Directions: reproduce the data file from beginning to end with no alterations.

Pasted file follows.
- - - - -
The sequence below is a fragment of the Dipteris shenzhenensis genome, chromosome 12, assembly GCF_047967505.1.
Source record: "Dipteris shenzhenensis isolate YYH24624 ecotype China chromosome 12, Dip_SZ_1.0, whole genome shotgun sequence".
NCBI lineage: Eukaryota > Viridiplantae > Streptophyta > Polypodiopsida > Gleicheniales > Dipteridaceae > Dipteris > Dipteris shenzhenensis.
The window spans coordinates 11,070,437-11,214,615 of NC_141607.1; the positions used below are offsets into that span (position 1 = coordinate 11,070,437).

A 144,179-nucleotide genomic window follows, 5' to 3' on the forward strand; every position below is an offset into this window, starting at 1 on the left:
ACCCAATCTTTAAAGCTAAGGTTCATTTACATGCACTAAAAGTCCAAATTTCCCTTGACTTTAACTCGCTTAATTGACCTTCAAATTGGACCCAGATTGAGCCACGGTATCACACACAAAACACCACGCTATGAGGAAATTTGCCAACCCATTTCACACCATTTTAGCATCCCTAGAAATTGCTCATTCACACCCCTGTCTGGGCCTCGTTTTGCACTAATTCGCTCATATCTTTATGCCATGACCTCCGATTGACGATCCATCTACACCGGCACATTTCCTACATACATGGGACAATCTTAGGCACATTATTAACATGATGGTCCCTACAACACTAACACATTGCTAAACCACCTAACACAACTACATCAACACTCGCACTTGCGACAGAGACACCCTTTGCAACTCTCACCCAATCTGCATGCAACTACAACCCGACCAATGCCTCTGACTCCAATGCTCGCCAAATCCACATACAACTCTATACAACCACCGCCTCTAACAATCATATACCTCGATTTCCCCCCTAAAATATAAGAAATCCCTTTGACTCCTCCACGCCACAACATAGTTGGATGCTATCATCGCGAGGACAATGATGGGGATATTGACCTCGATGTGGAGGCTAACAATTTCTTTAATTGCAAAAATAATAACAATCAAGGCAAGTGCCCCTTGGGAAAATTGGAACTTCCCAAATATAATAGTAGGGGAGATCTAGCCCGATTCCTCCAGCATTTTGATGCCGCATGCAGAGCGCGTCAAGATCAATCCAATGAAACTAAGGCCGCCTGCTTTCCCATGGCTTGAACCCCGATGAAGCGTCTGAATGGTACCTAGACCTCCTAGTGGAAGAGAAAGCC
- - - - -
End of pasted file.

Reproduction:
The sequence below is a fragment of the Dipteris shenzhenensis genome, chromosome 12, assembly GCF_047967505.1.
Source record: "Dipteris shenzhenensis isolate YYH24624 ecotype China chromosome 12, Dip_SZ_1.0, whole genome shotgun sequence".
NCBI lineage: Eukaryota > Viridiplantae > Streptophyta > Polypodiopsida > Gleicheniales > Dipteridaceae > Dipteris > Dipteris shenzhenensis.
The window spans coordinates 11,070,437-11,214,615 of NC_141607.1; the positions used below are offsets into that span (position 1 = coordinate 11,070,437).

A 144,179-nucleotide genomic window follows, 5' to 3' on the forward strand; every position below is an offset into this window, starting at 1 on the left:
ACCCAATCTTTAAAGCTAAGGTTCATTTACATGCACTAAAAGTCCAAATTTCCCTTGACTTTAACTCGCTTAATTGACCTTCAAATTGGACCCAGATTGAGCCACGGTATCACACACAAAACACCACGCTATGAGGAAATTTGCCAACCCATTTCACACCATTTTAGCATCCCTAGAAATTGCTCATTCACACCCCTGTCTGGGCCTCGTTTTGCACTAATTCGCTCATATCTTTATGCCATGACCTCCGATTGACGATCCATCTACACCGGCACATTTCCTACATACATGGGACAATCTTAGGCACATTATTAACATGATGGTCCCTACAACACTAACACATTGCTAAACCACCTAACACAACTACATCAACACTCGCACTTGCGACAGAGACACCCTTTGCAACTCTCACCCAATCTGCATGCAACTACAACCCGACCAATGCCTCTGACTCCAATGCTCGCCAAATCCACATACAACTCTATACAACCACCGCCTCTAACAATCATATACCTCGATTTCCCCCCTAAAATATAAGAAATCCCTTTGACTCCTCCACGCCACAACATAGTTGGATGCTATCATCGCGAGGACAATGATGGGGATATTGACCTCGATGTGGAGGCTAACAATTTCTTTAATTGCAAAAATAATAACAATCAAGGCAAGTGCCCCTTGGGAAAATTGGAACTTCCCAAATATAATAGTAGGGGAGATCTAGCCCGATTCCTCCAGCATTTTGATGCCGCATGCAGAGCGCGTCAAGATCAATCCAATGAAACTAAGGCCGCCTGCTTTCCCATGGCTTGAACCCCGATGAAGCGTCTGAATGGTACCTAGACCTCCTAGTGGAAGAGAAAGCC